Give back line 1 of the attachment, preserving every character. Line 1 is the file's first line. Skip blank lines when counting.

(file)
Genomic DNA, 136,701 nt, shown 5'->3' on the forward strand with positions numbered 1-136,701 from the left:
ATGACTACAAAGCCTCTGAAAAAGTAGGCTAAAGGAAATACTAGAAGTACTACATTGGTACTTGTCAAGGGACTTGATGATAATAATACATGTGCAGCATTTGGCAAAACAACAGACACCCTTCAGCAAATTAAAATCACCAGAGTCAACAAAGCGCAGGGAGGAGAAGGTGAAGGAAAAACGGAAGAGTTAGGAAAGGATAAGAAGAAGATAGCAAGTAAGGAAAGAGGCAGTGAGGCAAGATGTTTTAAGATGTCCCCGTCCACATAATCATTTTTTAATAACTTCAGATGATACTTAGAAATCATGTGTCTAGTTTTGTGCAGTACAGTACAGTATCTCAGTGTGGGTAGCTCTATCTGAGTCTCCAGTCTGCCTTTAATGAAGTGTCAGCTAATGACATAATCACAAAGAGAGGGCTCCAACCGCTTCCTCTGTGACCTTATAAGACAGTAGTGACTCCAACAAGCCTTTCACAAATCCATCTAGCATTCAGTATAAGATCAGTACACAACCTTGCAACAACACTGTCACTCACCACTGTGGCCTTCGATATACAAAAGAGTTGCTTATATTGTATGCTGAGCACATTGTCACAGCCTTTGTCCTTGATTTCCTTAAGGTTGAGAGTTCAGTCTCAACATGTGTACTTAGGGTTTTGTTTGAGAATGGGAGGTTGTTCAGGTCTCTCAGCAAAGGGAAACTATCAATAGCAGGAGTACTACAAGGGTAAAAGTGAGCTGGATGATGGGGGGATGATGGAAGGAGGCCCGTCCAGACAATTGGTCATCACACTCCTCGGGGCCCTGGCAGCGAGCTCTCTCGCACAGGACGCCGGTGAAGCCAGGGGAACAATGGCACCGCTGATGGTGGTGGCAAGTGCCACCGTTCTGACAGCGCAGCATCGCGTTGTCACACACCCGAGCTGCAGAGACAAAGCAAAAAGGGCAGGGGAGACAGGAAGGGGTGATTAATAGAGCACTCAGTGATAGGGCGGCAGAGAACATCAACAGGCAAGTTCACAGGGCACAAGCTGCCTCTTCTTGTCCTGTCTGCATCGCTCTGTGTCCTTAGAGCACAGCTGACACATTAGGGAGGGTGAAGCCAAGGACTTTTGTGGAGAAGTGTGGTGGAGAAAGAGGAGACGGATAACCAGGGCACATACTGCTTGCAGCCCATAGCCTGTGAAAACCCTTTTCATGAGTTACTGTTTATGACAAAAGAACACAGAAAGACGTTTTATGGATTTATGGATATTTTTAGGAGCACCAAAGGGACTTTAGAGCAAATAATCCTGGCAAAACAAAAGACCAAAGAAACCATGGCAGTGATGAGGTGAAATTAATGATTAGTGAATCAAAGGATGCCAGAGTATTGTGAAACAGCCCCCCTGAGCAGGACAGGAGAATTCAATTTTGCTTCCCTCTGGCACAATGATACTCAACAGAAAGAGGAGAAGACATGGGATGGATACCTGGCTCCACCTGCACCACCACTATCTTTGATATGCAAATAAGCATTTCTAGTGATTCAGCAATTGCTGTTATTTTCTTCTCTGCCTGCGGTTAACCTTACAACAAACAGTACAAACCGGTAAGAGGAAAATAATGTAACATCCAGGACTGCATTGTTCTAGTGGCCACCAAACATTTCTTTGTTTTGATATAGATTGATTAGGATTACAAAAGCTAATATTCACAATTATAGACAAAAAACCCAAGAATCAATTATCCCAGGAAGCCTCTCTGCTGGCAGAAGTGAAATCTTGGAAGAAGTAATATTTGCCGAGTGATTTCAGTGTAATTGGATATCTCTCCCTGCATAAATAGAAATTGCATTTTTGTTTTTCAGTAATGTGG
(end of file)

Genomic DNA, 136,701 nt, shown 5'->3' on the forward strand with positions numbered 1-136,701 from the left: